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Toronto Raptors' Lou WilliamsChris Young/The Canadian Press

Lou Williams looks back on his last season with the Atlanta Hawks and calls it a "throw-away." His first one with the Toronto Raptors, however, looks like an opportunity.

The 28-year-old guard is one of five newcomers to make this season's Raptor roster, and he's perhaps the one who could contribute most. He had been a key part of the Atlanta Hawks since arriving from the Philadelphia 76ers prior to the 2012-13 season because of his knack for scoring off the bench. But after a knee injury in early 2013 and a long layoff, Williams wasn't the same. The Hawks dumped salary in the off-season and traded him to the Raptors.

Now finally healthy again and welcomed by a close-knit Toronto squad, Williams is highly motivated.

"The difference is like night and day, because I'm healthy now," Williams said at practice as Toronto prepares to opens its new season Wednesday against the team that traded him. "Anytime you have a chance to prove somebody wrong, that's fun."

Williams grew up in Snellville, Georgia, where he was a four-time All-State selection at South Gwinnett High School, was named Georgia's "Mr. Basketball" as a senior and won the 2005 Naismith Prep Player of the Year Award as the nation's top high school player.

He declared for the 2005 NBA Draft right out of high school, and the 76ers selected him in the second round, 45th overall. Throughout his seven seasons there, he was often a Sixth Man of the Year nominee.

So when Williams then signed with the Hawks in his home state, it seemed like the perfect storyline. But a few months into his first season there, during a January game versus the Brooklyn Nets, he snapped the anterior cruciate ligament in his right knee. After a surgery and 10 months off, he wasn't the same when he returned. Hawks coach Mike Budenholzer gave him inconsistent minutes, and Williams had career lows in many categories. The guy who had always been good for a late-game burst of points just couldn't find his rhythm.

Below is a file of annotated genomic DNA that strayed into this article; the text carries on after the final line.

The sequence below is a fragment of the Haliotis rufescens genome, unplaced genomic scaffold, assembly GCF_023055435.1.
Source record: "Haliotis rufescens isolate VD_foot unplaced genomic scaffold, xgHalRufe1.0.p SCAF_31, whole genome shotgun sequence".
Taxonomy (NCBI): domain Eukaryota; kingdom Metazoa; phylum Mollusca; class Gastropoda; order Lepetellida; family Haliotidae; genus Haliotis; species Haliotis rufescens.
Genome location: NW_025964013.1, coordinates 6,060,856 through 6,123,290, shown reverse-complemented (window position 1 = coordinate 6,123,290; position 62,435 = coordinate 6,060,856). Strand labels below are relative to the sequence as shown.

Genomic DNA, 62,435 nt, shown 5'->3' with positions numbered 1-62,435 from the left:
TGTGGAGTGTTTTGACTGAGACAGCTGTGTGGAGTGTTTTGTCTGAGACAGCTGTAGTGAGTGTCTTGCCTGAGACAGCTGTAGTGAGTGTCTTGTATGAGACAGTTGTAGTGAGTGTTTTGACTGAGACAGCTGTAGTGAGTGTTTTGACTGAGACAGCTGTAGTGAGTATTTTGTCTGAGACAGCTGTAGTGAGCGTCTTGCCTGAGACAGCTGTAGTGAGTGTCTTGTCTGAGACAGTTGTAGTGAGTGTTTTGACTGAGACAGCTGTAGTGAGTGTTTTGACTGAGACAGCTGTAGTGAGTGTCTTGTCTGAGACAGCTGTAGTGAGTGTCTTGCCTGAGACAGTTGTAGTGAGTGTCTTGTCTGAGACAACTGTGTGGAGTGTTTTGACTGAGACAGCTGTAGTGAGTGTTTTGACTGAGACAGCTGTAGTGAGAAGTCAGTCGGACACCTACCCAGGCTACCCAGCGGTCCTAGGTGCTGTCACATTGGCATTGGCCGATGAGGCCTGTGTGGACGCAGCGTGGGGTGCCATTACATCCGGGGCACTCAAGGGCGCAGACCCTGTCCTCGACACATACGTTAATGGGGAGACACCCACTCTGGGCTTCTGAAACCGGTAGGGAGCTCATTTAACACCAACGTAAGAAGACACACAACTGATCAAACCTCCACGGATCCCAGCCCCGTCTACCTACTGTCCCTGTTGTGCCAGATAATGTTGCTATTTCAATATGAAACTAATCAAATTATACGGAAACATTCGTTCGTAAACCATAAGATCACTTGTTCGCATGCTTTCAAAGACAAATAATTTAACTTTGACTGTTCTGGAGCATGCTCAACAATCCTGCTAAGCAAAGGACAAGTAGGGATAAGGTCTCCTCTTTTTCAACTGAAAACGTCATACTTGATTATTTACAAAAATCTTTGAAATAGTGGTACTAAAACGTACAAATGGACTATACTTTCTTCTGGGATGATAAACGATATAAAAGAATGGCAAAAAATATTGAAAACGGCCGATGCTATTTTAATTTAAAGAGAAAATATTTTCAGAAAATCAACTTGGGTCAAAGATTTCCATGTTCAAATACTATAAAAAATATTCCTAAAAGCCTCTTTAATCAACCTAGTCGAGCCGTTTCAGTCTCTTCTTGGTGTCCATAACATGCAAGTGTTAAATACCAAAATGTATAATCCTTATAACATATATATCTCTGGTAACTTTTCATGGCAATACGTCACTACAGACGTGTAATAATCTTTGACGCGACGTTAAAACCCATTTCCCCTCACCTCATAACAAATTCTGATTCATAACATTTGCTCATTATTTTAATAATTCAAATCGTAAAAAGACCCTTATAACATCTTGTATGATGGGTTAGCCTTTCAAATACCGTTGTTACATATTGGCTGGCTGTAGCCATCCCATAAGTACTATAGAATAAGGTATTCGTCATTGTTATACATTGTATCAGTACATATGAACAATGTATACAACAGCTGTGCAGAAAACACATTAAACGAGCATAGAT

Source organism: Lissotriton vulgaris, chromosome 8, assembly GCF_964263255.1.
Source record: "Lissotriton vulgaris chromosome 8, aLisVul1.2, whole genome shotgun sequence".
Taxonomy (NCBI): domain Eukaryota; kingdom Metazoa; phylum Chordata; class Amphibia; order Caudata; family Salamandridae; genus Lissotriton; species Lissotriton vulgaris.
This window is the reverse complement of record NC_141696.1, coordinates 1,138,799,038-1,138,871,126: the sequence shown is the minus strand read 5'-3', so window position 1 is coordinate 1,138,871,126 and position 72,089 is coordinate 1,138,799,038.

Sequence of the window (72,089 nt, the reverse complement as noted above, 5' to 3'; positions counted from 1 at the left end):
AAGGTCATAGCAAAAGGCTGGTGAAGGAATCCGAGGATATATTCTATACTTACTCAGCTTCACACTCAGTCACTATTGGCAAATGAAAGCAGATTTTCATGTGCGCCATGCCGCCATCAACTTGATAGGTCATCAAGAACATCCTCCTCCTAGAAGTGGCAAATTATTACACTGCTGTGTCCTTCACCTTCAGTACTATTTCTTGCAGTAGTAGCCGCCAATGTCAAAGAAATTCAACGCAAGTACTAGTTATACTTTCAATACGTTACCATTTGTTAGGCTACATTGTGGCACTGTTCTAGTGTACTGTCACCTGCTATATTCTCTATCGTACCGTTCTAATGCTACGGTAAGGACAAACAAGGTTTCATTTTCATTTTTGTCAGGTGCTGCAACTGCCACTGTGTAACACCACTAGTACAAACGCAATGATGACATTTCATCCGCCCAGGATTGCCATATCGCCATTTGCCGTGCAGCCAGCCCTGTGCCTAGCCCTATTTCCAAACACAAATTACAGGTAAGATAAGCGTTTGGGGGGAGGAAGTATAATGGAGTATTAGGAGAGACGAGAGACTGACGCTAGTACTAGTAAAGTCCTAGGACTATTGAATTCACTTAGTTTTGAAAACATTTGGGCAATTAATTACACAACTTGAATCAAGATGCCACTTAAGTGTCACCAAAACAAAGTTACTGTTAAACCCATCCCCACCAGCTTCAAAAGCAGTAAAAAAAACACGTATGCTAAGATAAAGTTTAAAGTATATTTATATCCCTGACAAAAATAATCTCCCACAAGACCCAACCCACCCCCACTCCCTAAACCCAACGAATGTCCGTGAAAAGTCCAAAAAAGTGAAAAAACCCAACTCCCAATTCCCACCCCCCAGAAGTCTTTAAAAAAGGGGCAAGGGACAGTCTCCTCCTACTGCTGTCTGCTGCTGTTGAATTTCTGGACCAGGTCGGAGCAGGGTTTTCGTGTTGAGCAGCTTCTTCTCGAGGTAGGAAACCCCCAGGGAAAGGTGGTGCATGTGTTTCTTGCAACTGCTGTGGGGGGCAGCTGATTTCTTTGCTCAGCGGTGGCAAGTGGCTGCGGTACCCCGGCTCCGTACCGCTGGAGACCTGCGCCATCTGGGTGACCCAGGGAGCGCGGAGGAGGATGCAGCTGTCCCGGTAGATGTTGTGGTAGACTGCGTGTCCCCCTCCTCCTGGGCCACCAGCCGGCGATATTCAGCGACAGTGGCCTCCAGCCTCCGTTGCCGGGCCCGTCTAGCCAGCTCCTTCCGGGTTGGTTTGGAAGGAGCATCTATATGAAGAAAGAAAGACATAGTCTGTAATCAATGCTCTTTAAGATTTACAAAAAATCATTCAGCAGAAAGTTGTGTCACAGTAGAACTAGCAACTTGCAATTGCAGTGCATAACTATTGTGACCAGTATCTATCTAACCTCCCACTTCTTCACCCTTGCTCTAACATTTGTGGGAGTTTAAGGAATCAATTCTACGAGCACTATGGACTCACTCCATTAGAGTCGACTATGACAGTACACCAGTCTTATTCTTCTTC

"It was very difficult, it was the first time I had a major sports injury," said Williams, entering his 10th NBA season. "I'm happy to be over that, so happy it's in the past, and I'm looking forward to being successful again."

The knock against Williams before was his lack of defensive intensity, but that's where he has amazed the Raptors since they traded John Salmons to Atlanta for him and Brazilian youngster Lucas (Bebe) Nogueira in the summer.

"I'm pleasantly surprised with his defensive focus and effort – that was a big question mark ever since he was back in Philly," said Toronto coach Dwane Casey. "His health has been great, and that is a big difference between this year and last year. We've really been impressed with his team defence and focus, and him picking up on our schemes as quickly as he has."

He's been embraced by the tight core that won a franchise-record 48 games last season and gripped the city with the club's first appearance in the NBA playoffs since 2008.

"He's a hell of a scorer and plays at his own tempo, no one speeds him up," said Toronto guard DeMar DeRozan. "He's just Cool Lou when he's out there with the ball. I've always been a fan of his before he was on our team. It's definitely great to have a guy like him to come off the bench and help us."

The undersized shooting guard was intrigued by the scrappy Raptors during the playoffs and related to their underdog mentality. He liked how raw general manager Masai Ujiri had been when he yelled 'F– Brooklyn' to a crowd of thousands before Game 1 versus the Nets.

"They take their 'We The North' stuff really, really seriously. They had a lot of success last year, and they're still not being talked about, and they take that very personal," said Williams. "I'm coming in with the mindset that I want to help, to be part of that culture and tradition they're building."

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